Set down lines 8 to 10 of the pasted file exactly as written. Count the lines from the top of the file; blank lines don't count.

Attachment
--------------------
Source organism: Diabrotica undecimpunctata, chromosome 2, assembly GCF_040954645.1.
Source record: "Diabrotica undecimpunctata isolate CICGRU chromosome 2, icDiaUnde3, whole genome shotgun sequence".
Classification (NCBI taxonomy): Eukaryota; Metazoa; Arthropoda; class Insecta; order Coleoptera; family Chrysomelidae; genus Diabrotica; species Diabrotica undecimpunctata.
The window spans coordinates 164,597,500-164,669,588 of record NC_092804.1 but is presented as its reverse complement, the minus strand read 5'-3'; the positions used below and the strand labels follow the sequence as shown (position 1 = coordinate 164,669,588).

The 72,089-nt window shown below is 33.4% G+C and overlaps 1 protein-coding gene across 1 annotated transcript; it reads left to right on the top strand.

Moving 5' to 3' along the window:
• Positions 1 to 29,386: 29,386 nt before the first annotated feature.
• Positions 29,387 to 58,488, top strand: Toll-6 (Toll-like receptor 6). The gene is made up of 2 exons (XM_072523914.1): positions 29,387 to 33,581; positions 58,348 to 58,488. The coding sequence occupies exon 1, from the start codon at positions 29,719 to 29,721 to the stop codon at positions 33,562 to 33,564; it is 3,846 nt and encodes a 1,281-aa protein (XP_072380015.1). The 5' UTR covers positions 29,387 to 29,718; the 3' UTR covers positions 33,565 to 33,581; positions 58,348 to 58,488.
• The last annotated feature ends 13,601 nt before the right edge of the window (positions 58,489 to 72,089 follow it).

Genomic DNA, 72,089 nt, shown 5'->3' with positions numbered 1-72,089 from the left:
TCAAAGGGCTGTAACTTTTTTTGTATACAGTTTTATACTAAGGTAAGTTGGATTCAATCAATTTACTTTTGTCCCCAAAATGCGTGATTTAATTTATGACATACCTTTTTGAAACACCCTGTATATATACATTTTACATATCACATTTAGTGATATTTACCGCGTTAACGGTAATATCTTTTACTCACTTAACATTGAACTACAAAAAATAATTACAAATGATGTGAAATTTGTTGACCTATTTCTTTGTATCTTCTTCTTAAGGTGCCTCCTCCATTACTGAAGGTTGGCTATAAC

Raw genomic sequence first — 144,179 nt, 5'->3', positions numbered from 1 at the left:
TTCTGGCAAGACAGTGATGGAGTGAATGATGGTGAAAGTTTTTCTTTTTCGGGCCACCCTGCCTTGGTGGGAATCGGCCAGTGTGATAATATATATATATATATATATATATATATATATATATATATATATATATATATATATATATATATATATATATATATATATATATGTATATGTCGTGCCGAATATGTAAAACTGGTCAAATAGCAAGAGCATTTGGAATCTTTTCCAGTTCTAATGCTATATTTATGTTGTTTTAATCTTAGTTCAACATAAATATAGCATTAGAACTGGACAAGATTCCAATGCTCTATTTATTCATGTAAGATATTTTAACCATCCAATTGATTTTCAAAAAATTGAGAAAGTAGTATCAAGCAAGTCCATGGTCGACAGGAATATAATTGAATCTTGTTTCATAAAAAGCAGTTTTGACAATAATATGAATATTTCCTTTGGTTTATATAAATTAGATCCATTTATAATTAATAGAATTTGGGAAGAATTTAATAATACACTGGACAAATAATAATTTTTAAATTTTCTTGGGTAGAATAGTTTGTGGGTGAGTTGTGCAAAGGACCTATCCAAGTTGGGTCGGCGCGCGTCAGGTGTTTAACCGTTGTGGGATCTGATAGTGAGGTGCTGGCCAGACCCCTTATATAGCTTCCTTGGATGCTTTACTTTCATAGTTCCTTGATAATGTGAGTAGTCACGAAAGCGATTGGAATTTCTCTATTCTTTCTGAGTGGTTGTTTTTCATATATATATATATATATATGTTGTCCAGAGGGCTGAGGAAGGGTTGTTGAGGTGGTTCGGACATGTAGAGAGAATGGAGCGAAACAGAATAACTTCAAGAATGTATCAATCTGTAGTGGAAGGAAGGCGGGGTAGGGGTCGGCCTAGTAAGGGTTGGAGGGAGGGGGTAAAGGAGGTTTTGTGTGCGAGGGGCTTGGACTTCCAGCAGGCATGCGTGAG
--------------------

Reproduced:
• Positions 29,387 to 58,488, top strand: Toll-6 (Toll-like receptor 6). The gene is made up of 2 exons (XM_072523914.1): positions 29,387 to 33,581; positions 58,348 to 58,488. The coding sequence occupies exon 1, from the start codon at positions 29,719 to 29,721 to the stop codon at positions 33,562 to 33,564; it is 3,846 nt and encodes a 1,281-aa protein (XP_072380015.1). The 5' UTR covers positions 29,387 to 29,718; the 3' UTR covers positions 33,565 to 33,581; positions 58,348 to 58,488.
• The last annotated feature ends 13,601 nt before the right edge of the window (positions 58,489 to 72,089 follow it).

Genomic DNA, 72,089 nt, shown 5'->3' with positions numbered 1-72,089 from the left: